COLLIER COUNTY — We’re hearing from people living near a construction site in Naples who say it’s starting to endanger the environment and their safety.
The property on Santa Barbara Blvd. is being used to crush concrete right next to several housing communities. People living nearby are calling on Collier County to do something about it, but after speaking with the company Cadenhead Construction, it tells us it's completely within the law.
We watched as truckloads of concrete were delivered to the site Tuesday to be crushed, all only feet from Catherine Novy’s home in the Firano housing development.
“This is a residential area and they’re operating it as a city dump," said Novy.
Novy said the work goes on every day from 7:00 in the morning until 7:00 at night.
“The amount of dust, soot, noise. The noise level is ridiculous," said Novy.
We also spoke with Janice Townsend, who lives just south of the construction site in the Seychelles housing community. She said she hit a large chunk of concrete in the middle of the road and was almost seriously hurt.
"I swerved, at which time the rock hit the back tire. Caused a flat tire and also actually cut an entire big gash in the rim of my vehicle," said Townsend.
She said that crash ended up costing her $1,200, but she’s worried it could cost someone else their life.
“I’m a very cautious driver. If it had been somebody else, one of my neighbors that might have been elderly, could have been killed," said Townsend.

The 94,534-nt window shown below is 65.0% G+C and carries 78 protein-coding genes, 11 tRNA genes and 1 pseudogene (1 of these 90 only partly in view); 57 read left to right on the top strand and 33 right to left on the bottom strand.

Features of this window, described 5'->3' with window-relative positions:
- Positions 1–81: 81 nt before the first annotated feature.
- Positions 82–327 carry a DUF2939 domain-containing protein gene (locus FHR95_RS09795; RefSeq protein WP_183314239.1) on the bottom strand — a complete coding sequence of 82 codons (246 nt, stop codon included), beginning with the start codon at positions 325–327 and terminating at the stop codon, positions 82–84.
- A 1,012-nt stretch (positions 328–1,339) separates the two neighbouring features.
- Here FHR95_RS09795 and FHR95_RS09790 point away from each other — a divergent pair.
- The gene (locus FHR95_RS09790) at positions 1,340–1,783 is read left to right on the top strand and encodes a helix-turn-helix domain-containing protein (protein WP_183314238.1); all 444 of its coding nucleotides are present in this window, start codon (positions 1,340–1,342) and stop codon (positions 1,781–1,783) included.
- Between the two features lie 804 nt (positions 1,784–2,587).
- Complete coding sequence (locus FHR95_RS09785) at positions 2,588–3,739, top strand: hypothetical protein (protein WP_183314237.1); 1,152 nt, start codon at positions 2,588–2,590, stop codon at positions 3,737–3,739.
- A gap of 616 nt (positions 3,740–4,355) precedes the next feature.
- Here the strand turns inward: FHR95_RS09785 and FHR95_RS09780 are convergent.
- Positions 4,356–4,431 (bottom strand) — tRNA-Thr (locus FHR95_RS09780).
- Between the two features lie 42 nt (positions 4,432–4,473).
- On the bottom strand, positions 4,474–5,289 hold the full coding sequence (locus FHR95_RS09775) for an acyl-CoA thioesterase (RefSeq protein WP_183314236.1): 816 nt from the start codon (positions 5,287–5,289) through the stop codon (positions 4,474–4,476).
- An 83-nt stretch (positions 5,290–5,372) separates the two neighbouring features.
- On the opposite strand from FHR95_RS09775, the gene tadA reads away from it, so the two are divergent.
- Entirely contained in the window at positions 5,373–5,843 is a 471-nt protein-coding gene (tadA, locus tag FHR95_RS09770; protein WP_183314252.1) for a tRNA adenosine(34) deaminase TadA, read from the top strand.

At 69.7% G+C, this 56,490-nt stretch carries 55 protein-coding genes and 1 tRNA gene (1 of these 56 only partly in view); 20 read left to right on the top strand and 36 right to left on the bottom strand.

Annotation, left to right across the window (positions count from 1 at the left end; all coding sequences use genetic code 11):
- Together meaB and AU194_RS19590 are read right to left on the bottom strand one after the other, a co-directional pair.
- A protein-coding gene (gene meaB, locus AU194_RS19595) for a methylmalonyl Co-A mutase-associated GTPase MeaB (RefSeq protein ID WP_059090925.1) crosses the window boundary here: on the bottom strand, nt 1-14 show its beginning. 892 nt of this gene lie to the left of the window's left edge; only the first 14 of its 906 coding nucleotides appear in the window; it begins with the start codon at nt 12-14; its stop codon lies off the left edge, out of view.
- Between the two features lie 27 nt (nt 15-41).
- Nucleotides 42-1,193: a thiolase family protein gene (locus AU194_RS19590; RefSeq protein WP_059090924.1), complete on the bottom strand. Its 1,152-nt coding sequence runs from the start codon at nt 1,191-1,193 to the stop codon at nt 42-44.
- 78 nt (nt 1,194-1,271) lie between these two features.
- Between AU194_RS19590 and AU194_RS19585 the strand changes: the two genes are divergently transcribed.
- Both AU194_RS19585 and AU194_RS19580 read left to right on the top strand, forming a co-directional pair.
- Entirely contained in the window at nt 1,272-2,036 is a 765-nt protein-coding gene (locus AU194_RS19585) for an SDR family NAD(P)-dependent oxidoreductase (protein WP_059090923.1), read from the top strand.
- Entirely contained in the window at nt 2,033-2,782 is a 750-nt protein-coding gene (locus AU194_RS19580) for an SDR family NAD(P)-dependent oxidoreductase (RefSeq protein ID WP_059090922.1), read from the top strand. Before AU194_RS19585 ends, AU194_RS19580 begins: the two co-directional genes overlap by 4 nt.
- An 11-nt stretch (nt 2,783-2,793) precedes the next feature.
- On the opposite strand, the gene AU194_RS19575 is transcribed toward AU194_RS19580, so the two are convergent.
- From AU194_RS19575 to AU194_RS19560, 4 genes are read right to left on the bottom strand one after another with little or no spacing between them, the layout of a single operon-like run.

We spoke with Bobby Cadenhead on the phone, the owner of Cadenhead Construction. He didn’t want to be recorded, but he told us he is complying with all regulations from the Department of Environmental Protection.
He also said he crushes the concrete on-site because it saves him approximately $2 million instead of having it crushed somewhere else and shipped in. He said he plans to have all concrete shipped in by November 1st, and all crushing done by January 1st.
Novy said, after two years of living next to the site, she doesn’t buy it.
“I question the legitimacy of him telling you that he’ll stop bringing stuff in in November, and stopping by January 1st. I can’t fathom that’s going to be the case, because it hasn’t been for two years," said Novy.
Cadenhead said the crushed concrete is going to be used for construction on the site. He said he has plans to build hundreds of condo units, and more than 260,000 square feet of retail space.
Novy said that’s something she and her neighbors will fight to keep from happening.